Hmmm – I find Los Ancones and Excellence Madagascar to be such entirely different chocolates in every way as to be virtually separate species. They’re both superb, but for completely separate reasons bearing no relation to each other. Los Ancones is bold, very masculine, towering, complex. Excellence Madagascar is feminine, light, pleasant, simple. I’m surprised you would see similarities.

Alex Rast
Alex_Rast_Alternate@hushmail.com

Alex Rast Alex_Rast_Alternate@hushmail.com
December 13, 2006
3:54 am
ChemicalMachine
USA
Member
Forum Posts: 110
Member Since:
June 5, 2005
Offline
14

The similarities are that I find both to be non-assertive (by my questionable standard), and that I find similar flavors in each. The notes which I described as herbal in the Lindt Madagascar seem similar to the grass/herb/olive flavors in Los Ancones.

I often am distracted by a single aspect of a chocolate, which leads me to fail at understanding the chocolate’s total character.

I agree that a flavor change is sometimes jarring, but I associate this with the order in which the flavors are presented rather than the speed of their procession. It is pleasant if the flavor changes through continuous flavor transitions, moving always from one flavor to another which is somehow thematically related.

December 31, 2006
6:10 pm
Alan
Columbia, MO, USA
Member
Forum Posts: 99
Member Since:
April 20, 2006
Offline
15

I saw a Lindt Madagascar today and purchased it. I find their description of the chocolate on the back of the box to be very interesting, and it may account for some of the comments above:

“The Exotic tast of the Sambirano cocoa, grown in the north-western part of the island of Madagascar, imbues this grestigious chocolate with a sost and harmonious character, enriched with a hint of vanilla.”

I have never tried a “grestigious” and “sost” chocolate before, so this should be quite an experience. [:D]

Just thought it was a bit funny.

[url="http://www.Patric-Chocolate.com"]Patric Chocolate[/url]
December 31, 2006
11:10 pm
aguynamedrobert
California, USA
Member
Forum Posts: 256
Member Since:
July 5, 2006
Offline
16

I am not a fan but let us know what you think after you try it…

Robert
http://www.chocolateguild.com

Some Chocolate Guy http://www.chocolateguild.com
January 22, 2007
5:36 pm
Scott--DFW
Dallas, USA
Member
Forum Posts: 74
Member Since:
October 26, 2006
Offline
17

An ingredient question on Lindt’s Madagascar.

In the Chocopaedia review, the ingredient listing is “Cocoa mass, Sugar, Cocoa butter, Vanilla beans.” On the bars I’ve bought in the US, the list reads, “Chocolate, Sugar, Cocoa butter, Vanilla.” Whenever I see “chocolate” listed as an ingredient in the US, I recoil, since the way that term is defined in the Code of Federal Regulations is incredibly broad, encompassing way more than cacao solids. There are so many laughable typos on the boxes the bars come in, that this could just be inadvertent. Do the bars sold in the UK clearly say “cocoa mass,” instead of “chocolate”?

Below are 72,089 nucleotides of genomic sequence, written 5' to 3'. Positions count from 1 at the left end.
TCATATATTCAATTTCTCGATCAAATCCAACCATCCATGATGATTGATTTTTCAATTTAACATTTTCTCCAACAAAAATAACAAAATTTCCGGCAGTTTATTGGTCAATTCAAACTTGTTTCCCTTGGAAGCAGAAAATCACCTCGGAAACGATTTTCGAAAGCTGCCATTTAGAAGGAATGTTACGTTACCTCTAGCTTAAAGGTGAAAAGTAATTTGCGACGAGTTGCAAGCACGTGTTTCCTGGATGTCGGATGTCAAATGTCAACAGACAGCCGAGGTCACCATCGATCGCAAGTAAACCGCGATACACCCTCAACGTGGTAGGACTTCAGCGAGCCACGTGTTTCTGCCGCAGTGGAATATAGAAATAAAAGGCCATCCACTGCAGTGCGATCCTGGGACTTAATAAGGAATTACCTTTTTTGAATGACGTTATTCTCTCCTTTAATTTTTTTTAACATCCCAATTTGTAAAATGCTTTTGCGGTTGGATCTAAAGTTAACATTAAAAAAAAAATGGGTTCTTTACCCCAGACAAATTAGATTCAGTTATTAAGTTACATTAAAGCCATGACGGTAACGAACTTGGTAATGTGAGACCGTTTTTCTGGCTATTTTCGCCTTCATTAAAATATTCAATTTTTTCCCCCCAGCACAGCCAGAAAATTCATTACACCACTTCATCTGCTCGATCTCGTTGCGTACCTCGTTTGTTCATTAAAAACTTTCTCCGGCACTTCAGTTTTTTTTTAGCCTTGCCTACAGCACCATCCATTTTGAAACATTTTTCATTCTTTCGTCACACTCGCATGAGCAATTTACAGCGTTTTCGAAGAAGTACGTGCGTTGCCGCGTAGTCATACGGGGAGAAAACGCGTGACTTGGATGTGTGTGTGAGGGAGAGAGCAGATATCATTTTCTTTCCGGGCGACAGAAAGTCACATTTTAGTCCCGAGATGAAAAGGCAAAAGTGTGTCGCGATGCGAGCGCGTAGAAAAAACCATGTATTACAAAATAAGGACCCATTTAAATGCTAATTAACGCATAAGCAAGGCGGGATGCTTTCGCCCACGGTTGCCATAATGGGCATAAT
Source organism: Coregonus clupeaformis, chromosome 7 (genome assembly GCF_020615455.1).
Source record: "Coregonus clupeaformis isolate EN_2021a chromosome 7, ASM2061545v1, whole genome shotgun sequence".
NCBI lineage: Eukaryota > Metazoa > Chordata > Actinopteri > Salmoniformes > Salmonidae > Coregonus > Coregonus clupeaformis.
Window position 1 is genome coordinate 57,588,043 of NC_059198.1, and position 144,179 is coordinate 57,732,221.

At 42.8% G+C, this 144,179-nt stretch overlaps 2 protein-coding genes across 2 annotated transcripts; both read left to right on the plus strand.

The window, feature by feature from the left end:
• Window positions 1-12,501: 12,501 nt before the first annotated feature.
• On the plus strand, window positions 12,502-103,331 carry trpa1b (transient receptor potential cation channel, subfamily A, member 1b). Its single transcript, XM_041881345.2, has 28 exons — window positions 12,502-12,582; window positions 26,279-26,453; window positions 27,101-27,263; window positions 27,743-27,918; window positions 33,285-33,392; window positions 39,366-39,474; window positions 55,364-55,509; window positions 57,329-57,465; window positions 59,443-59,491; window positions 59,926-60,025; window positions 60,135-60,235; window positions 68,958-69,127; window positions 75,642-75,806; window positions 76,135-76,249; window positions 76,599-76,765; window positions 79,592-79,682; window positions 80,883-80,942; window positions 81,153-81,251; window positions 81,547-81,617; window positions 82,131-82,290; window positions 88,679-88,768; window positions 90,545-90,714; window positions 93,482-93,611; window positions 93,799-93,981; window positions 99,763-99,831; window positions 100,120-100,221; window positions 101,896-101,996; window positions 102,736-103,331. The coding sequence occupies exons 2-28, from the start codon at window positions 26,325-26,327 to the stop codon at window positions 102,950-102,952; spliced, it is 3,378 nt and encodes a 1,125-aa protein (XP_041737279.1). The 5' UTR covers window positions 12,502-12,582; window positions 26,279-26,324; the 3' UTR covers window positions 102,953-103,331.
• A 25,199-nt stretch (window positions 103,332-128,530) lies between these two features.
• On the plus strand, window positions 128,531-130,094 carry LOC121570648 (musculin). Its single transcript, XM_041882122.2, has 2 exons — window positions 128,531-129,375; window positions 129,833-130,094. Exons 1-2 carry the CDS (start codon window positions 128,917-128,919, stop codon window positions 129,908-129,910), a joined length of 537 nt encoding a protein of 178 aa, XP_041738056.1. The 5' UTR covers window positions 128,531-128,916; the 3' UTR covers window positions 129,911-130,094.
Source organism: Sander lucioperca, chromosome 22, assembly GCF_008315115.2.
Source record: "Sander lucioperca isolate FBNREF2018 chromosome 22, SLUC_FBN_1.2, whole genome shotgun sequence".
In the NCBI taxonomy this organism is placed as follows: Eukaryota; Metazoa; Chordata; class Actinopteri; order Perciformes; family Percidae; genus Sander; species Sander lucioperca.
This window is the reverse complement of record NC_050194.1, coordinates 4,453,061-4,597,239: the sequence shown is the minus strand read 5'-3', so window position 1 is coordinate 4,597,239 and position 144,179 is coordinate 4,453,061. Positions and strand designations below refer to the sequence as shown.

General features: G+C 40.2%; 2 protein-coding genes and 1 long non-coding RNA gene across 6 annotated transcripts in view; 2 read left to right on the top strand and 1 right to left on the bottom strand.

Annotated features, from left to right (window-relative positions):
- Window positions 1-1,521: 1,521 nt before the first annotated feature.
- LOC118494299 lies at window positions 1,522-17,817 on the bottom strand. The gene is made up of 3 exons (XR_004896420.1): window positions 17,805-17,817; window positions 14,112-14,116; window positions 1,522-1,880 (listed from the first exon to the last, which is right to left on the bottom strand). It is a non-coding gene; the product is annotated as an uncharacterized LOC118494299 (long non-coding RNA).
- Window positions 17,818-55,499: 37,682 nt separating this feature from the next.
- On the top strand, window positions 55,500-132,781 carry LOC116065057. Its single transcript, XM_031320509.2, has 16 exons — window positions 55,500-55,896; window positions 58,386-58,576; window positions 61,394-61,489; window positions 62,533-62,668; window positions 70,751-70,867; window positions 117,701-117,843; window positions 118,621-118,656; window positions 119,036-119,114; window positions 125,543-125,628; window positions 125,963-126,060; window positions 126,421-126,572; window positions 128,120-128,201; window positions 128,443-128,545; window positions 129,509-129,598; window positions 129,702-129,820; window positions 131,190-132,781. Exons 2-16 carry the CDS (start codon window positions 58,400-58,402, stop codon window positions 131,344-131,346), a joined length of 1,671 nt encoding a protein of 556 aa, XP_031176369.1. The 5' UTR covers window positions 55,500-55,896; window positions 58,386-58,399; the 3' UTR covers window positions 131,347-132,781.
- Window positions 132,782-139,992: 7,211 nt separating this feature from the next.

Scott

January 22, 2007
8:02 pm
Martin Christy
London, United Kingdom
Member
Forum Posts: 614
Member Since:
July 31, 2006
Offline
18

They have been messing a lot with these recipes over the last few years, but I will check some recent bars and let you know.

Martin Christy
Editor
http://www.seventypercent.com

Martin Christy Editor www.seventypercent.com
January 22, 2007
8:06 pm
Hans-Peter Rot
USA
Member
Forum Posts: 1462
Member Since:
August 1, 2006
Offline
19

Mine is not the American version but the European, no doubt, as evidenced by the lack of English text on the box. Cocoa mass, not chocolate, is the main ingredient here.

January 27, 2007
10:23 pm
Eshra
Southgate, USA
Member
Forum Posts: 178
Member Since:
February 14, 2006
Offline
20

I just sampled the Lindt Madagascan bar and was somewhat disappointed.
I felt that they overdid it a little on the vanilla and cocoa butter.
The aroma is interesting–containing herbal, floral, and vanilla notes.

However, consider the following: A 40 gram serving has 11 grams of sugar in it, leaving 29 grams of cocoa solids. Twenty grams of that is cocoa fat (much of it undoubtedly added), meaning the bar is roughly 68% fat, not counting the added sugar.

This means that Lindt added around 4-6 grams of additional cocoa butter per 40 gram serving. This does not seem justifiable. I feel this bar would have faired FAR better without such additions….

Sean